How CSC dismantled our merit system | Inquirer Opinion

How CSC dismantled our merit system

04:04 AM October 23, 2019

The Civil Service Commission (CSC) is the guardian of the merit system in our country. However, it has foisted a fraud akin to removing the Mona Lisa from the Louvre and substituting it with a fake, without informing the public about it.

Our merit system is based on the structure laid down in the 1972 Reorganization Plan, which became Presidential Decree No. 1. This plan was the basis for PD 807, The Civil Service Decree of 1975. This decree restructured the career service into the Closed Career and Open Career Service. (The rules on the operation of the Open and Closed Career Services were discussed in my earlier commentary, “Civil service is back to Commonwealth era, 10/12/19”).


The 1972 Reorganization Plan was the creation of persons with impeccable credentials, their expertise recognized abroad. Among them were Rafael Salas, Armand Fabella, Onofre D. Corpuz and Abelardo Samonte; all have advanced degrees from universities abroad. They were assisted by personnel technicians with academic background and experience in management. It took this group six years to craft our merit system. The merit structure took time to create as it was subjected to the usual stress test, subjected to simulation exercises and endless dry runs before it was submitted for implementation.

Unfortunately, this is not the merit system that is in operation today. The current merit system was crafted by Rogelio Limare, assistant commissioner of the CSC, in January 2007. The record shows he created his version of the merit system in only nine days.


Limare had ruled that notwithstanding the provision of the Foreign Service Act that Department of Foreign Affairs (DFA) personnel are “automatically and compulsorily” retired upon reaching age 65, the CSC has the power to extend the services of such DFA personnel. However, the function of the CSC is explicitly stated in the Revised Administrative Code thus: “Promulgate policies, standards and guidelines x x x to promote economical, efficient and effective personnel administration in government.” Everybody in government knows that when a retiree is extended in service, an entire promotion list (escalafon) of lower-ranking employees is prejudiced. Each extension of service of an FSSO I in the DFA delays the promotion of a least 20 lower-ranking employees.

During the deliberations in Congress, Sen. Leticia R. Shahani, sponsor of Republic Act No. 7157, stated that the provision on the compulsory retirement of DFA personnel upon reaching age 65 was to prevent the DFA from developing into a gerontocracy of overage officials. The issue, then, is: Did Limare consult the congressional record when he made his ruling? It is grave misconduct for a bureaucrat to implement the law contrary to the wishes of Congress. If Limare did not consult the records, then his action is gross negligence, given the far-reaching effect of his ruling on our merit system.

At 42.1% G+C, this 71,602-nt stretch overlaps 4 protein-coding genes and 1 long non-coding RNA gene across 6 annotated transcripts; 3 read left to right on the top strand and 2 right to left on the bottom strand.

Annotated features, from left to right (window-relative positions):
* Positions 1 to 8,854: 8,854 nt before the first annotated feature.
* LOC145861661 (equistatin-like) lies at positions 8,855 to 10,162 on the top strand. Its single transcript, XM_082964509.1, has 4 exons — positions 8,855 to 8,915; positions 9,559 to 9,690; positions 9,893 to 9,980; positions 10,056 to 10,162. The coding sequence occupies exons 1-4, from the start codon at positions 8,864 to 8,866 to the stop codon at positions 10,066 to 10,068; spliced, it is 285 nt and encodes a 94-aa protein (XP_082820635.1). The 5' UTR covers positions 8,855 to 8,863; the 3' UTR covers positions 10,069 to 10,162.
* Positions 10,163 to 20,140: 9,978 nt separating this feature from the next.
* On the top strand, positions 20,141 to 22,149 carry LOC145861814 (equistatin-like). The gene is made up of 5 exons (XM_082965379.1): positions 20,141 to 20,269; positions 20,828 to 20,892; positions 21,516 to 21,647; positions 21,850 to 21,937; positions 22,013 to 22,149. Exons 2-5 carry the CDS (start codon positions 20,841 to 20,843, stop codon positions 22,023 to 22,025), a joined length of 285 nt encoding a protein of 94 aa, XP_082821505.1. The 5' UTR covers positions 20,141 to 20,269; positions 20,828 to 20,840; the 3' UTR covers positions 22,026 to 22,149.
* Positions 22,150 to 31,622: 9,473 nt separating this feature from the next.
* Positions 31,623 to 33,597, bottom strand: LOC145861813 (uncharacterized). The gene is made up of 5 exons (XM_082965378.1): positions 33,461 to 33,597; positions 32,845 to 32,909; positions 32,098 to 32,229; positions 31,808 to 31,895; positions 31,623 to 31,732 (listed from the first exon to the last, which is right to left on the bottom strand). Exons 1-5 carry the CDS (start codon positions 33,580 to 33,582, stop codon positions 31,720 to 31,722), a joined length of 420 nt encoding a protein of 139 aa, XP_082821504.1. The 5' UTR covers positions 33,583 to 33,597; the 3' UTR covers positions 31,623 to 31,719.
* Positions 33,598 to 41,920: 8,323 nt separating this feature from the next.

Everybody knows that if one plays basketball but subjects it to the rules of basketball and soccer, the game will end in chaos. That is now the outcome of the CSC action. Senior DFA officials with connections have received multiple extensions of service upon reaching age 65, based on the CSC ruling. However, those without connections are “x x x compulsorily and automatically retired” upon reaching age 65, as provided in RA 7157.

In any country, officials who design such an organization operating under two rules will be sent to mental hospitals. Those who vandalize masterpieces are thrown in jail. Our country is the exception to these rules. A country will not progress if, as in the instant case, it assembles its best minds and then allows the masterpiece they had created to be replaced by a counterfeit.

Congress has been informed about these violations, but unfortunately, it has not taken any corrective steps. The loss of funds through inefficiency far exceeds the loss from corruption. The loss of funds in the instant case, based on the CSC ruling, far exceeds the loss in the Janet Napoles case.

* * *

Retired career ambassador Hermenegildo C. Cruz participated in the formulation and implementation of all the steps needed to modernize the civil service as envisioned in the Bell Report, from the 1972 Reorganization Plan to RA 2260 and PD 807. He also drafted RA 7157, The Foreign Service Act.

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TAGS: civil service commission, CSC, Hermenegildo C. Cruz, Inquirer Commentary, merit system
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